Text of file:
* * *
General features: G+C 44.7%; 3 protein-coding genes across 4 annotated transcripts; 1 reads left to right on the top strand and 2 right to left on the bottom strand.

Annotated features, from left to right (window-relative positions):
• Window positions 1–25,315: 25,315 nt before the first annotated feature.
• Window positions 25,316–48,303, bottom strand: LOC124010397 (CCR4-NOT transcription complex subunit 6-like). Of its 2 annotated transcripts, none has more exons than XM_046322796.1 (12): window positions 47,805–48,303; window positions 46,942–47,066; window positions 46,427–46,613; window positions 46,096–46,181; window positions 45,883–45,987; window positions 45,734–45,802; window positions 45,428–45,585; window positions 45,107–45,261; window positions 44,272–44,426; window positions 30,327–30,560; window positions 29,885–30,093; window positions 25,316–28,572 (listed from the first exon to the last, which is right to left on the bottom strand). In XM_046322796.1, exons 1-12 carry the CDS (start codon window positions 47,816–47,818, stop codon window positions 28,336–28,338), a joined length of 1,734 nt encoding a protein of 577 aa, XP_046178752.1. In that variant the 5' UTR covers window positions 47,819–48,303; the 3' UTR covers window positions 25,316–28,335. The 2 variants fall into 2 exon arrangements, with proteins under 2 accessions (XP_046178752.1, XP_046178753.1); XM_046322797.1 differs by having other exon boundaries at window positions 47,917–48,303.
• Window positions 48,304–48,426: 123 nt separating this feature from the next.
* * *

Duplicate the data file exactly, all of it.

General features: G+C 44.7%; 3 protein-coding genes across 4 annotated transcripts; 1 reads left to right on the top strand and 2 right to left on the bottom strand.

Annotated features, from left to right (window-relative positions):
• Window positions 1–25,315: 25,315 nt before the first annotated feature.
• Window positions 25,316–48,303, bottom strand: LOC124010397 (CCR4-NOT transcription complex subunit 6-like). Of its 2 annotated transcripts, none has more exons than XM_046322796.1 (12): window positions 47,805–48,303; window positions 46,942–47,066; window positions 46,427–46,613; window positions 46,096–46,181; window positions 45,883–45,987; window positions 45,734–45,802; window positions 45,428–45,585; window positions 45,107–45,261; window positions 44,272–44,426; window positions 30,327–30,560; window positions 29,885–30,093; window positions 25,316–28,572 (listed from the first exon to the last, which is right to left on the bottom strand). In XM_046322796.1, exons 1-12 carry the CDS (start codon window positions 47,816–47,818, stop codon window positions 28,336–28,338), a joined length of 1,734 nt encoding a protein of 577 aa, XP_046178752.1. In that variant the 5' UTR covers window positions 47,819–48,303; the 3' UTR covers window positions 25,316–28,335. The 2 variants fall into 2 exon arrangements, with proteins under 2 accessions (XP_046178752.1, XP_046178753.1); XM_046322797.1 differs by having other exon boundaries at window positions 47,917–48,303.
• Window positions 48,304–48,426: 123 nt separating this feature from the next.